Interesting Fact: Pileated Woodpeckers forage in large, dead wood—standing dead trees, stumps, or logs lying on the forest floor. They make impressive rectangular excavations that can be a foot or more long and go deep inside the wood. These holes pursue the tunnels of carpenter ants, the woodpecker’s primary food. The birds also use their long, barbed tongues to extract woodboring beetle larvae (which can be more than an inch long) or termites lying deep in the wood. ( https://www.allaboutbirds.org/guide/Pileated_Woodpecker/lifehistory )

HEY BOO BOO!!!

F/6.3, 1/60. ISO 640.

American Black Bear

How does a tree get on the internet?

He logs in

Interesting Fact: American black bears have better eyesight and hearing than humans. Their keenest sense is their sense of smell, which is about seven times more sensitive than a domestic dog’s.[64] American black bears are excellent and strong swimmers, swimming for pleasure and to feed (largely on fish). ( https://en.wikipedia.org/wiki/American_black_bear )

Double Check!

F/5.6, 1/1600, ISO 400.

Mute Swan

What did the digital clock say to his mother?

Look ma, no hands!

Interesting Fact: All of the Mute Swans in North America descended from swans imported from Europe from the mid 1800s through early 1900s to adorn large estates, city parks, and zoos. Escapees established breeding populations and are now established in the Northeast, Midatlantic, Great Lakes, and Pacific Northwest of the U.S. ( https://www.allaboutbirds.org/guide/Mute_Swan )

My Life Feels Like A Test I Didn’t Study For.

F/9.0, 1/320, ISO 320.

Peregrine Falcon

What is the difference between inlaws and outlaws?

Outlaws are wanted! (or You can shoot outlaws!)

Interesting Fact: When hunting, Peregrines start by watching from a high perch or by flapping slowly or soaring at great height. Stoops begin 300–3,000 feet above their prey and end either by grabbing the prey or by striking it with the feet hard enough to stun or kill it. They then catch the bird and bite through the neck to kill it. ( https://www.allaboutbirds.org/guide/Peregrine_Falcon/lifehistory )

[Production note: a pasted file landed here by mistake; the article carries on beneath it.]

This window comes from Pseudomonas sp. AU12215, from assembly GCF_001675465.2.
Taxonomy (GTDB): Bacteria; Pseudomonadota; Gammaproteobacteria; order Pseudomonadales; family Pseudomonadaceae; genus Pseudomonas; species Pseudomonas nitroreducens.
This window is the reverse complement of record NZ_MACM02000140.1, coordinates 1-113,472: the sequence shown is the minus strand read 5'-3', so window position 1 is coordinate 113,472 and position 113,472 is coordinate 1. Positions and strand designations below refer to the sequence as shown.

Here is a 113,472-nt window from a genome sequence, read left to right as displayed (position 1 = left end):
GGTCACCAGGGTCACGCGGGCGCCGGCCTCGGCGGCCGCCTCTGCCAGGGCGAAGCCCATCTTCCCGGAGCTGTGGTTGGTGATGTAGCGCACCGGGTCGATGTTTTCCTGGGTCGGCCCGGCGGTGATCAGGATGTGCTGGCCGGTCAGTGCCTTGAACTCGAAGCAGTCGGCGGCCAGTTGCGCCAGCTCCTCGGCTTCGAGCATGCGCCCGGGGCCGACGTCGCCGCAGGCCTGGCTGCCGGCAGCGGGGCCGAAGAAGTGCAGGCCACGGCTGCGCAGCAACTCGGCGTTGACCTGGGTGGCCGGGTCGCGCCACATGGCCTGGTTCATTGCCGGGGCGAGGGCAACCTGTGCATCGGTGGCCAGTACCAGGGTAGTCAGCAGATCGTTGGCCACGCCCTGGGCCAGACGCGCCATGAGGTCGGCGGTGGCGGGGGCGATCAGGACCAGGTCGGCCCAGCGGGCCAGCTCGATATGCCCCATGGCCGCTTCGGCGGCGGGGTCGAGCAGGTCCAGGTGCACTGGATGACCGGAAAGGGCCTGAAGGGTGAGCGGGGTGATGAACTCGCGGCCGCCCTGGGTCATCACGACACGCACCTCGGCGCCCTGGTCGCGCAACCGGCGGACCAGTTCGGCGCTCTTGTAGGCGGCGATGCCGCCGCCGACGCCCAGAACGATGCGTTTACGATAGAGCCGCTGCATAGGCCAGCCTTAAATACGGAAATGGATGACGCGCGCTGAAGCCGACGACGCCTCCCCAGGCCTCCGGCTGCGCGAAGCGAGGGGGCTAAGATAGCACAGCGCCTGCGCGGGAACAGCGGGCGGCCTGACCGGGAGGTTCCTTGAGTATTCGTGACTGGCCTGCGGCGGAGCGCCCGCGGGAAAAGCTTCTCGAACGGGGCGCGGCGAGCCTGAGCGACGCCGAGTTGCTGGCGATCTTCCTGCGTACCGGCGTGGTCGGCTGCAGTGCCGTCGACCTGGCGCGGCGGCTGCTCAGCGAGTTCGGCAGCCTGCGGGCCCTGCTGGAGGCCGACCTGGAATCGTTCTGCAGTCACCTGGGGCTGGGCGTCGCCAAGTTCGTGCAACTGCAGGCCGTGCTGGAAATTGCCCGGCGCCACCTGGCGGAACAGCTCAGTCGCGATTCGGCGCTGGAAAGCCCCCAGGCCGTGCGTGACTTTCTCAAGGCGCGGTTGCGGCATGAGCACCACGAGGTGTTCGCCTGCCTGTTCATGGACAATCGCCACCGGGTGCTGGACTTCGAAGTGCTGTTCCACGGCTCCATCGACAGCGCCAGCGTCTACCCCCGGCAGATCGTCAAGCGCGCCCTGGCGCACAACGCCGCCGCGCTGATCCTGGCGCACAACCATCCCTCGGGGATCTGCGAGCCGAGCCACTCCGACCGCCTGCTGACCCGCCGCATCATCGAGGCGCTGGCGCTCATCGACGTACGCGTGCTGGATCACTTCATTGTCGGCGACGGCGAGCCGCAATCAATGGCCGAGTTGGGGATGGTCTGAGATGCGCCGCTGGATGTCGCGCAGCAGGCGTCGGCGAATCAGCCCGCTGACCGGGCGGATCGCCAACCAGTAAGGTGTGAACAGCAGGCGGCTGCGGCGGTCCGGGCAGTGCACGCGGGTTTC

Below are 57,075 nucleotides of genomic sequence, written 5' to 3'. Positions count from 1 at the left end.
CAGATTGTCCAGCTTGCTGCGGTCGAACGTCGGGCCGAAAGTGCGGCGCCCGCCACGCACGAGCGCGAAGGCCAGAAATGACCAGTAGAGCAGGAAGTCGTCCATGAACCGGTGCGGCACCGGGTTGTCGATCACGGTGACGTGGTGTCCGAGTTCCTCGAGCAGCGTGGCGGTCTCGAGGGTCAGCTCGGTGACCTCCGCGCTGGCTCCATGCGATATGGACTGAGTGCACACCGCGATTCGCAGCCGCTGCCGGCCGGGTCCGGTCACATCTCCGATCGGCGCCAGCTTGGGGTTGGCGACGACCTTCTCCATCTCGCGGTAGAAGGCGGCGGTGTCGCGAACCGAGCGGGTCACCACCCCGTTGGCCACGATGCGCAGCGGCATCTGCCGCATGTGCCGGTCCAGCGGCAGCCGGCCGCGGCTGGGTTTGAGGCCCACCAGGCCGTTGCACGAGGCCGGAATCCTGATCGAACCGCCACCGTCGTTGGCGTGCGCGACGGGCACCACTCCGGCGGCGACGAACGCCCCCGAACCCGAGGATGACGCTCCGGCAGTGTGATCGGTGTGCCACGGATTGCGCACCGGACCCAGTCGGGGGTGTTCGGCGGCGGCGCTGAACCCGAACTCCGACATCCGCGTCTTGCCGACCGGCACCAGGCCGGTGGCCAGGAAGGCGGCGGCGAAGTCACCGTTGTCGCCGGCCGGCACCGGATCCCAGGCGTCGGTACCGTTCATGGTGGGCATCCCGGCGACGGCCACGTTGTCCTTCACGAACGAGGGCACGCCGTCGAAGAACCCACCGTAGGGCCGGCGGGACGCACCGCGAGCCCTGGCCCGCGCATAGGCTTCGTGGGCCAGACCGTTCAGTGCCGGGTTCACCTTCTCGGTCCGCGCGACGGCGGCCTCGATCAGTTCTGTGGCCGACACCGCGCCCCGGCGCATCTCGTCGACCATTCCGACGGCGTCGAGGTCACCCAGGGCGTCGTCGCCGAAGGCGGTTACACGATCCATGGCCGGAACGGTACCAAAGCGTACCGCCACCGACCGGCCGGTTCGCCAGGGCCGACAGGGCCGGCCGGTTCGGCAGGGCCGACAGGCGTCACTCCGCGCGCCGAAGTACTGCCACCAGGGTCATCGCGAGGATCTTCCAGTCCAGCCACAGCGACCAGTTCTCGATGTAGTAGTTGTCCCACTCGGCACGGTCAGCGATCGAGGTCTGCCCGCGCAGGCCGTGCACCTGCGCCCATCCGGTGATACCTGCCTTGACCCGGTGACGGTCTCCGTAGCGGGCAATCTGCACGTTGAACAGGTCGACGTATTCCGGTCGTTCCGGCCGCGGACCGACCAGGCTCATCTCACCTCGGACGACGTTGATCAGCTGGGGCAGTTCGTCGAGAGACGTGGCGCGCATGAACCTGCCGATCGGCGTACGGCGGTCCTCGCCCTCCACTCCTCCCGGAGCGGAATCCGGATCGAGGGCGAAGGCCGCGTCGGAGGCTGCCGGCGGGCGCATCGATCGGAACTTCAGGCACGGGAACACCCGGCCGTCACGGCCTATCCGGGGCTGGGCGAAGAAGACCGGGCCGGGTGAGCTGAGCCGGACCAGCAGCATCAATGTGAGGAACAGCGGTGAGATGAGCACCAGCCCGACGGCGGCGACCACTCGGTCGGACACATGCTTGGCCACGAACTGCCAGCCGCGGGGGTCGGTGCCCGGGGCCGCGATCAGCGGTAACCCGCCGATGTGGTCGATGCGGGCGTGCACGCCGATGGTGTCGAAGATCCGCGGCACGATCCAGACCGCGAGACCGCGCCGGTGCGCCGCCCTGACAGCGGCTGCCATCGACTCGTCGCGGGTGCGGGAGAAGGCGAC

I Am Coming For You!

F/11.0, 1/500, ISO 400.

Ruddy Duck ( Juvenile ) 

Why are elephants such poor dancers?

Because they have two left feet.

Interesting Fact: Ruddy Ducks get harassed by Horned Grebes, Pied-billed Grebes, and American Coots during the breeding season. The grebes sometimes attack Ruddy Ducks from below the water, a behavior known as “submarining.” ( https://www.allaboutbirds.org/guide/Ruddy_Duck )

Will You Be My Valentine?!

F/6.3, 1/1000, ISO 450.

Mute Swan

What do you call a funny chicken?

A comedi-hen

Interesting Fact: Mute Swans form long-lasting pair bonds. Their reputation for monogamy along with their elegant white plumage has helped establish them as a symbol of love in many cultures. ( https://www.allaboutbirds.org/guide/Mute_Swan/lifehistory )

Bonus Valentine Facts:  Feb. 14 was officially designated St. Valentine’s Day in 1537 by King Henry VII of England. ( http://www.ibtimes.com/valentines-day-facts-history-fun-ideas-free-burritos-singles-awareness-other-things-1813226 )